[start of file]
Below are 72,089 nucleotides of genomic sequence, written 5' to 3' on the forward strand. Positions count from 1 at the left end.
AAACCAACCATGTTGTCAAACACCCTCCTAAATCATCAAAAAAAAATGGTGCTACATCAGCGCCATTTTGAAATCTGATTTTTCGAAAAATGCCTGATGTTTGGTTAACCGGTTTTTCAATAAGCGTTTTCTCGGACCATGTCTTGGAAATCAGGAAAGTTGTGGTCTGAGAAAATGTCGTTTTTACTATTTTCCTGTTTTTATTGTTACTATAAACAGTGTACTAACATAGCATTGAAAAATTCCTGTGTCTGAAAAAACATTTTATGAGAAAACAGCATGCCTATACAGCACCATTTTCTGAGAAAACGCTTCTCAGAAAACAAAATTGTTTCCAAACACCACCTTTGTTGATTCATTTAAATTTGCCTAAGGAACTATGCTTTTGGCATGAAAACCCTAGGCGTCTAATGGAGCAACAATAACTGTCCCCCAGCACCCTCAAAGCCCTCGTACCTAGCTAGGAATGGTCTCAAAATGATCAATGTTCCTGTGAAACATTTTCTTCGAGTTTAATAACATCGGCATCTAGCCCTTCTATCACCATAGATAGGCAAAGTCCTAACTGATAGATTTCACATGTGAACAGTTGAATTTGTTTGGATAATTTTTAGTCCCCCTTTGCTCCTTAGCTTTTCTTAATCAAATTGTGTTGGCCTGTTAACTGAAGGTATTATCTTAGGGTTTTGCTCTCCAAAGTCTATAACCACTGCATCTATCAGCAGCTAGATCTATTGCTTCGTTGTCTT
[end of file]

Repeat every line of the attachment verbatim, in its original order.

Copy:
Below are 72,089 nucleotides of genomic sequence, written 5' to 3' on the forward strand. Positions count from 1 at the left end.
AAACCAACCATGTTGTCAAACACCCTCCTAAATCATCAAAAAAAAATGGTGCTACATCAGCGCCATTTTGAAATCTGATTTTTCGAAAAATGCCTGATGTTTGGTTAACCGGTTTTTCAATAAGCGTTTTCTCGGACCATGTCTTGGAAATCAGGAAAGTTGTGGTCTGAGAAAATGTCGTTTTTACTATTTTCCTGTTTTTATTGTTACTATAAACAGTGTACTAACATAGCATTGAAAAATTCCTGTGTCTGAAAAAACATTTTATGAGAAAACAGCATGCCTATACAGCACCATTTTCTGAGAAAACGCTTCTCAGAAAACAAAATTGTTTCCAAACACCACCTTTGTTGATTCATTTAAATTTGCCTAAGGAACTATGCTTTTGGCATGAAAACCCTAGGCGTCTAATGGAGCAACAATAACTGTCCCCCAGCACCCTCAAAGCCCTCGTACCTAGCTAGGAATGGTCTCAAAATGATCAATGTTCCTGTGAAACATTTTCTTCGAGTTTAATAACATCGGCATCTAGCCCTTCTATCACCATAGATAGGCAAAGTCCTAACTGATAGATTTCACATGTGAACAGTTGAATTTGTTTGGATAATTTTTAGTCCCCCTTTGCTCCTTAGCTTTTCTTAATCAAATTGTGTTGGCCTGTTAACTGAAGGTATTATCTTAGGGTTTTGCTCTCCAAAGTCTATAACCACTGCATCTATCAGCAGCTAGATCTATTGCTTCGTTGTCTT